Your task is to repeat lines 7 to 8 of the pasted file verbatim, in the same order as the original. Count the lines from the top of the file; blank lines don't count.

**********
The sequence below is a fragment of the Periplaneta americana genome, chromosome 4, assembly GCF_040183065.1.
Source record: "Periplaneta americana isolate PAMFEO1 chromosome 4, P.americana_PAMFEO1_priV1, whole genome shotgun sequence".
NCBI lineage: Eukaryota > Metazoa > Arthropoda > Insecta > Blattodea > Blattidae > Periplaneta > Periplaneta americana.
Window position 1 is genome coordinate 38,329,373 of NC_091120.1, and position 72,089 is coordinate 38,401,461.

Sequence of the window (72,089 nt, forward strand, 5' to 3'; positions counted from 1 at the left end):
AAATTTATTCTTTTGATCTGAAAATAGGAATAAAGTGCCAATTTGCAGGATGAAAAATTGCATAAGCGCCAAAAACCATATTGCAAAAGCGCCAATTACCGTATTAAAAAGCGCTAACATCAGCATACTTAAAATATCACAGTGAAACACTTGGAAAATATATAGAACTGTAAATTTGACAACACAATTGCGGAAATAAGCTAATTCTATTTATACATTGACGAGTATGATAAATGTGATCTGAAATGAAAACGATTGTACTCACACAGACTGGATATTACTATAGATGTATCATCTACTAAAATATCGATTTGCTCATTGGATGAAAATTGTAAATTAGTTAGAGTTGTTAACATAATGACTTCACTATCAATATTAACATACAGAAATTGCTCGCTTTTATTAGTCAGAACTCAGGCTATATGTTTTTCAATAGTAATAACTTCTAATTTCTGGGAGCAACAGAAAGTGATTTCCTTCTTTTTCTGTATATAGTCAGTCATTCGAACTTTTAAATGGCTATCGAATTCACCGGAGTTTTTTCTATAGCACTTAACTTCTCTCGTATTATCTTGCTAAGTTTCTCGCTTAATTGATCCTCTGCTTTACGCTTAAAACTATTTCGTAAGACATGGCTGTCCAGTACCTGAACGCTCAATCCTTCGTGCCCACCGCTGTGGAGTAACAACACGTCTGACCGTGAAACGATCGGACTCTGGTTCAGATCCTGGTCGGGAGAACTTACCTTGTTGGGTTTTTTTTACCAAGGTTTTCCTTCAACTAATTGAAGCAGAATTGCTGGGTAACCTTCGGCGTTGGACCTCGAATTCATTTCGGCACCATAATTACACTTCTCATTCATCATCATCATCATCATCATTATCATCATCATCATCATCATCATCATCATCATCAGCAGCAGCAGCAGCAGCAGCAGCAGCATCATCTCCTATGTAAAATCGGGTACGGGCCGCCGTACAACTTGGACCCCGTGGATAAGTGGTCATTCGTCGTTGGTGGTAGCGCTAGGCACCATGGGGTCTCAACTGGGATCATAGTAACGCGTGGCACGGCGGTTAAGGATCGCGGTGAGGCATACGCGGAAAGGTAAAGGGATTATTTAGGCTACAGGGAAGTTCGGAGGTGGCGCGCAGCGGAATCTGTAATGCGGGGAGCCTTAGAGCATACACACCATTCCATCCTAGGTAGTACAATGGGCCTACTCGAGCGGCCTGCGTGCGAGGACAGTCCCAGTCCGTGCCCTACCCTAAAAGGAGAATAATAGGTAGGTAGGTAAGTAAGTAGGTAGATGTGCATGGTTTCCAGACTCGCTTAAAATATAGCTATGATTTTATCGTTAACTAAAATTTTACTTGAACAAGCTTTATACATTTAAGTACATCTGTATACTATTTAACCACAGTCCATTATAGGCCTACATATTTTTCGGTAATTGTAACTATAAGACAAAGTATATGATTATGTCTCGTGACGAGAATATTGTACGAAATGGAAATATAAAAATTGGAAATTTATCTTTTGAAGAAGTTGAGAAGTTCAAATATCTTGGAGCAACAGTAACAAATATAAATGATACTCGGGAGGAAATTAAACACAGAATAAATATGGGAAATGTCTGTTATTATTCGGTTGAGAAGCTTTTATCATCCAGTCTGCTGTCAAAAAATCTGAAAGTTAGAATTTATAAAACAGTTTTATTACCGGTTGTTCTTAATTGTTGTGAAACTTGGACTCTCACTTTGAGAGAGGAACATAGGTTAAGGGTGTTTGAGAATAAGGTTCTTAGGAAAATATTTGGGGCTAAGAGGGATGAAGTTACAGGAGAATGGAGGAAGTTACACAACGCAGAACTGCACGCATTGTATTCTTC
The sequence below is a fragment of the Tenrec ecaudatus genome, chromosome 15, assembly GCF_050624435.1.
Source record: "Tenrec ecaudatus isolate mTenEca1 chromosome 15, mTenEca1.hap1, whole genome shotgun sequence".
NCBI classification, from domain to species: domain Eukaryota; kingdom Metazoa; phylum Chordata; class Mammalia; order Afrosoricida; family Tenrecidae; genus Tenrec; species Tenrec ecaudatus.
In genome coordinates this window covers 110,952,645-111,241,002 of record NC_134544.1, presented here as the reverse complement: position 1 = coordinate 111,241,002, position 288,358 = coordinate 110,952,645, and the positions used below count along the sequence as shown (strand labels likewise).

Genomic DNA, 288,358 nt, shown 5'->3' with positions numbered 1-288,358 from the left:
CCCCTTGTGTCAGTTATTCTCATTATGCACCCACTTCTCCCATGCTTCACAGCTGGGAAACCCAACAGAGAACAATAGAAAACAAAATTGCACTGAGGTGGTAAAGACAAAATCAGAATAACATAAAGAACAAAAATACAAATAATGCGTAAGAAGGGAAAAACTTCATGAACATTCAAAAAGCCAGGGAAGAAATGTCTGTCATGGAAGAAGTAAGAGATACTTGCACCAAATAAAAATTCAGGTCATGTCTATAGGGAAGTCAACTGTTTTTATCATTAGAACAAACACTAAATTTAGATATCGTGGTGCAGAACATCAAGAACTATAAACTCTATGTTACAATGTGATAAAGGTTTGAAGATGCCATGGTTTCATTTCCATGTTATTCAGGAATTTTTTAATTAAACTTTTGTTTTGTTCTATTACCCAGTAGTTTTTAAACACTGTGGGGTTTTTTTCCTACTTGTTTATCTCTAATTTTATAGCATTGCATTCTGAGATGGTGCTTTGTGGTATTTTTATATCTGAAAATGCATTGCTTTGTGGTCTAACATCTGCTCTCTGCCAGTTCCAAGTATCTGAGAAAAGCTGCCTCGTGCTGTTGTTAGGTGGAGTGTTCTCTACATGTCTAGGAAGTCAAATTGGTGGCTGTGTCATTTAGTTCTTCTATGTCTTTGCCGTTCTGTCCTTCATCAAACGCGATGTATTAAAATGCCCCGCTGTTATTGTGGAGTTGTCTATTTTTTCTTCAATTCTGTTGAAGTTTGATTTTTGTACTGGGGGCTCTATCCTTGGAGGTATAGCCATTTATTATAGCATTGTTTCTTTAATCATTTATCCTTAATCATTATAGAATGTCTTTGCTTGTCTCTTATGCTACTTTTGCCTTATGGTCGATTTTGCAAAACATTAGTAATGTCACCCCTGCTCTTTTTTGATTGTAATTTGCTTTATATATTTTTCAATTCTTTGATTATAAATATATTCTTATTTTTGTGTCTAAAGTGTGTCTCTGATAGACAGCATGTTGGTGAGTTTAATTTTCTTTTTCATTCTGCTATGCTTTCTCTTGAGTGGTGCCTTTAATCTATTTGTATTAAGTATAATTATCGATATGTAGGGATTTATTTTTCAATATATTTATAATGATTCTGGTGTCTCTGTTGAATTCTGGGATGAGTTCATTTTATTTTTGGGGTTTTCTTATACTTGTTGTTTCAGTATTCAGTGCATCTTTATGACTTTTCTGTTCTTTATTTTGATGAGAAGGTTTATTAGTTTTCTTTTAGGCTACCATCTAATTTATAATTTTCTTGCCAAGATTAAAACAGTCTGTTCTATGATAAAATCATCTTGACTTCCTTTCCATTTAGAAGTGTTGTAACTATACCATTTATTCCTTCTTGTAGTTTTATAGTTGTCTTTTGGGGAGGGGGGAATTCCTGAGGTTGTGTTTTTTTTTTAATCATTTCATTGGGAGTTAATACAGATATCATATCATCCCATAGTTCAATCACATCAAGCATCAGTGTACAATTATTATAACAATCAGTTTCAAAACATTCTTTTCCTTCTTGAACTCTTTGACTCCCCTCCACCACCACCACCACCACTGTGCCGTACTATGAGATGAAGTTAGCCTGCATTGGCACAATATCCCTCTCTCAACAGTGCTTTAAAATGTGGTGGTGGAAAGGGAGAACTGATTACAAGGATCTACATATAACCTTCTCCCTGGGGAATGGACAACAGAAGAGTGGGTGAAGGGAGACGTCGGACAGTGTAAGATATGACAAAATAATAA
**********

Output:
The sequence below is a fragment of the Tenrec ecaudatus genome, chromosome 15, assembly GCF_050624435.1.
Source record: "Tenrec ecaudatus isolate mTenEca1 chromosome 15, mTenEca1.hap1, whole genome shotgun sequence".